Watching: TAKE ONE STEP: Caring for Depression, with Jane Pauley
Chapter 4: Getting Support [6:00]
Support groups can help those with depression, and raise public awareness. Often, symptoms in elders go untreated.
Transcript: Chapter 4 - Getting Support
JANE PAULEY: We've talked about the idea of helping others and sharing and being public. I would like to caution, however, that someone who has depression can't get over themselves, any more than someone with cancer, you know, can--- "Well, now that you know it's cancer, get over it."
DR. DENNIS CHARNEY: That's true. We don't want to trivialize depression. It's very serious. We never want to do that. And we don't want our support groups to do that. The support groups are designed to educate and support, so you put the illness in its context. For example, you know, a few weeks ago, I went to a support group for women with breast cancer. And there's no doubt that breast cancer is a medical disease. But the help that the women got from other women, by being, you know, with women who are survivors, who are fighting breast cancer, was enormous. You know? It helped their spirits. So we can do the same thing for patients with depression.
DR. KEN DUCKWORTH: This is the tuna casserole problem. People who have psychiatric illnesses don't get tuna casseroles and flowers. They don't. And this is why we still know we have work to do to make these conditions, which are just as legitimate and cause just as much, if not more suffering, on the same basis, on a par with the other processes. And so that's when we'll know, is when you go to a support group and people are loving each other and giving things to each other and providing all sorts of support to each other, and it's happening across the board and it's difficult to get into the room, that you have to fight to join their walk, that if you don't get your bicycle pass in on time, you can't participate. We have work to do. Because we're still not at that point yet where people are competing to participate in the different support groups. And that's just a sign that we have work to do.
JANE PAULEY: I think we're really close. I do.
DR. KEN DUCKWORTH: We're going in the right direction.
JANE PAULEY: You make, remind me of something else. Depression is also associated-- There's relationship between other disease, heart disease diabetes, osteoporosis, so that someone who has depression and it isn't being treated, has got more than one problem [simultaneous conversation]--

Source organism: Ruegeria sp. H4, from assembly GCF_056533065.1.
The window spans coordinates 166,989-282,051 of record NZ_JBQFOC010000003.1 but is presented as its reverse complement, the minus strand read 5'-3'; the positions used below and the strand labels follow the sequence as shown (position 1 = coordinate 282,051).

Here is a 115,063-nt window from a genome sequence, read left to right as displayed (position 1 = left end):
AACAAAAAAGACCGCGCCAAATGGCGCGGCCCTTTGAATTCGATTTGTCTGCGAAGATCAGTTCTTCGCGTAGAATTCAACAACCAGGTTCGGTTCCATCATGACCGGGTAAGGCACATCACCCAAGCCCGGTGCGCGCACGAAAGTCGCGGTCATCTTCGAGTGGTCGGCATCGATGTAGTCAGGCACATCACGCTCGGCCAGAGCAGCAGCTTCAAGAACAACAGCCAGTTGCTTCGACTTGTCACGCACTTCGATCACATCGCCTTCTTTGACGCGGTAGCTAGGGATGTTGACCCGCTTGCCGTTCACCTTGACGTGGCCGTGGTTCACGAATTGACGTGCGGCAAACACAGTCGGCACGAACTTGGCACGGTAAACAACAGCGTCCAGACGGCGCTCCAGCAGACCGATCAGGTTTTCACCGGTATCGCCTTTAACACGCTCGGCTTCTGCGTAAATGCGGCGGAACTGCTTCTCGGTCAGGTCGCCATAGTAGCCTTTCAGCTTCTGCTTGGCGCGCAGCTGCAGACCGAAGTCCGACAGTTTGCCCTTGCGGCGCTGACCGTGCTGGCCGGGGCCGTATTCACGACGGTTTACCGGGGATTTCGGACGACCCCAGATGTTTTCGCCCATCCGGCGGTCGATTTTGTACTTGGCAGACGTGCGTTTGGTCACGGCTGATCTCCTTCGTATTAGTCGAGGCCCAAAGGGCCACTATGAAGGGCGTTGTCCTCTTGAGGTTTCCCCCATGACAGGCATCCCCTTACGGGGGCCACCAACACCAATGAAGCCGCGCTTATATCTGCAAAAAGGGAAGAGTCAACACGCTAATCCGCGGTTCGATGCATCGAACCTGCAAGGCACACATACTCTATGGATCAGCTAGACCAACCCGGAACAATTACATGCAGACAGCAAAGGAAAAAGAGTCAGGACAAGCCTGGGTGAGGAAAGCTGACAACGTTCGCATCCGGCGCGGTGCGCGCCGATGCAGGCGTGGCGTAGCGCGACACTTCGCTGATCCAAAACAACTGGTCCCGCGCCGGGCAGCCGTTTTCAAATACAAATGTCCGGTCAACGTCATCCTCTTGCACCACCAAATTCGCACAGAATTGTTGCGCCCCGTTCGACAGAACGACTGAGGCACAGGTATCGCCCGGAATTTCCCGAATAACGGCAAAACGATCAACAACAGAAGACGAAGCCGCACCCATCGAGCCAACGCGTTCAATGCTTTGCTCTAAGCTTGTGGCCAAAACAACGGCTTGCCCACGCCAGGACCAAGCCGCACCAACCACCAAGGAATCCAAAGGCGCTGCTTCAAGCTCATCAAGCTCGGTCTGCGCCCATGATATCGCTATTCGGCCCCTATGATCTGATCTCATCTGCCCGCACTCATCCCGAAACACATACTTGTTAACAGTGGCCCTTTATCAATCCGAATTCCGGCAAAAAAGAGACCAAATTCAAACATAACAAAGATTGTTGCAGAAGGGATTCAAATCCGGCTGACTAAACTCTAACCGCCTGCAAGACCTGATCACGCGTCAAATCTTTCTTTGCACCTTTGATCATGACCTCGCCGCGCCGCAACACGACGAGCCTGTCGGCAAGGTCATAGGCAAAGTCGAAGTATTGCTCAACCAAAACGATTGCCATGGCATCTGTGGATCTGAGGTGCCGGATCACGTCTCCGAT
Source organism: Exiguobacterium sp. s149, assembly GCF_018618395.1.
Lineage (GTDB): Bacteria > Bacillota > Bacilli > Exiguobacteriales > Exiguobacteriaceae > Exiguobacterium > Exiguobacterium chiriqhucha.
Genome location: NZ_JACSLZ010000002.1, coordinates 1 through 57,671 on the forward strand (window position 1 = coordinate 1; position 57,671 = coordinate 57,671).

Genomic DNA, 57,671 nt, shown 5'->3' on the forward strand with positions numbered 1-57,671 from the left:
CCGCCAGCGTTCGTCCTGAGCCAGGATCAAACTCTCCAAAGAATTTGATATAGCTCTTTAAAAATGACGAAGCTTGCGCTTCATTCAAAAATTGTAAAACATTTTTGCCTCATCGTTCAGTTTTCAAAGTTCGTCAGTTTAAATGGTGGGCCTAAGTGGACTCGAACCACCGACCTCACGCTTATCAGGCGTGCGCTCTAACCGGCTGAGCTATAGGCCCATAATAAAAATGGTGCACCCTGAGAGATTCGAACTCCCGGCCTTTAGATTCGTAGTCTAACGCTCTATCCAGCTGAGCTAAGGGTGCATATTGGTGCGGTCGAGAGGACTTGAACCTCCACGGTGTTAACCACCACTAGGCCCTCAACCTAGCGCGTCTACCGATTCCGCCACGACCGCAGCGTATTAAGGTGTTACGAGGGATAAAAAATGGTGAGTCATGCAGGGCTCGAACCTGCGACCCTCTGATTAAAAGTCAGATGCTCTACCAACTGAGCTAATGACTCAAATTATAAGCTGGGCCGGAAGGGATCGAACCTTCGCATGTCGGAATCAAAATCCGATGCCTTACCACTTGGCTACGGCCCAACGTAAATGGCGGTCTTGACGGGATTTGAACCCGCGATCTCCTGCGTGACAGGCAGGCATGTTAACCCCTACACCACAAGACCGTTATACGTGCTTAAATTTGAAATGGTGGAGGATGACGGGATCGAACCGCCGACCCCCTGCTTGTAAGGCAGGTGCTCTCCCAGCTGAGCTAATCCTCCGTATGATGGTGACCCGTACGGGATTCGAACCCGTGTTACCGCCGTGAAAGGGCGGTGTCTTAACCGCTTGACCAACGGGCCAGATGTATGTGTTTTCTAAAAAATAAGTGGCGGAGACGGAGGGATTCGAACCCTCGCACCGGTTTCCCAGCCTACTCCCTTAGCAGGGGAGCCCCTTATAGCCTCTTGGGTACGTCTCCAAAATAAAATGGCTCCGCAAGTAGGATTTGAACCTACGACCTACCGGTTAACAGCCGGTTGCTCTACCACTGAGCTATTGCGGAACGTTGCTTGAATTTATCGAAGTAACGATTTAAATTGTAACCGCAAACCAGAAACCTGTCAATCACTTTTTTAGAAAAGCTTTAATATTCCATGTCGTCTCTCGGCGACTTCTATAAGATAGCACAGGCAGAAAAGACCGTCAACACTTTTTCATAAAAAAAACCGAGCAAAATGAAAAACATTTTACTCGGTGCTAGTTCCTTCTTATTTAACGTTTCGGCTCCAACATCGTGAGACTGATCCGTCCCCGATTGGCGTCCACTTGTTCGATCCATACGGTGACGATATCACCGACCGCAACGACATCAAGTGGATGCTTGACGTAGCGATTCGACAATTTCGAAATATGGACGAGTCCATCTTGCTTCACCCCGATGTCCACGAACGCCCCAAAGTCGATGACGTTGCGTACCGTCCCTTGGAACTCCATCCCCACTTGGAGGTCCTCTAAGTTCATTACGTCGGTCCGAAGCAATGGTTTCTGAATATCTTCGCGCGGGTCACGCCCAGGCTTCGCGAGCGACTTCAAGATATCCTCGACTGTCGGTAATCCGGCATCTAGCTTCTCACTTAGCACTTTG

DR. DENNIS CHARNEY: Yeah, and that gets back to the the idea, the fact that depression is a medical disease. It turns out that the biology of depression relates to the biology of these other medical conditions. So, for example, if you have a heart attack and you're depressed, your chances of dying from heart disease are several-fold higher, because the biology of depression makes the biology of heart disease worse.
JANE PAULEY: You know, older people can be written off. You know, if you'd had a cancer diagnosis, you'd be depressed, too. Or, you know, it might be Alzheimer's. But depression can be treatable in older people, too, that they might have to suffer old age, but they don't need to be depressed, too. And I regret that my father probably had---there was room for more joy in his life than we knew.
DR. ANNELLE PRIMM: There's an unfortunate stereotype that, you know, older people being at the end of their life, that they should feel depressed. But that's certainly not the case. And, you know, many older people enjoy joyous lives. So we need to be very cognizant of the fact that depression can occur in that timeframe, and treat it. In fact, older people are some of the underserved that often don't get their mental health needs recognized.
JANE PAULEY: Well, 'cause a lot of them are thinkin', like you said earlier in our conversation. Older people are the ones who are real likely to want to just tough it out.
DR. KEN DUCKWORTH: But the elderly are also at the highest risk of suicide. And it's just very important to recognize that there is a series of losses that happen with aging that are tragic and all too human. And if you get a clinical syndrome, if you can have the strength or courage to get help for it, you may avoid becoming a tragedy, you know, in your own family system.
JANE PAULEY: And then you can go out and save your friends.
DR. KEN DUCKWORTH: That's right.
JANE PAULEY: That's right. That's all the time we have. For more information you'll find it at PBS dot org. and links to our outreach partners, NAMI, the National Alliance on Mental Illness, and the YMCA of the U.S.A.
Depression is a painful and complicated disease. But it is a disease and it can be treated. So please find the help you need and take one step to care for depression. Thank you all.
Have a good night.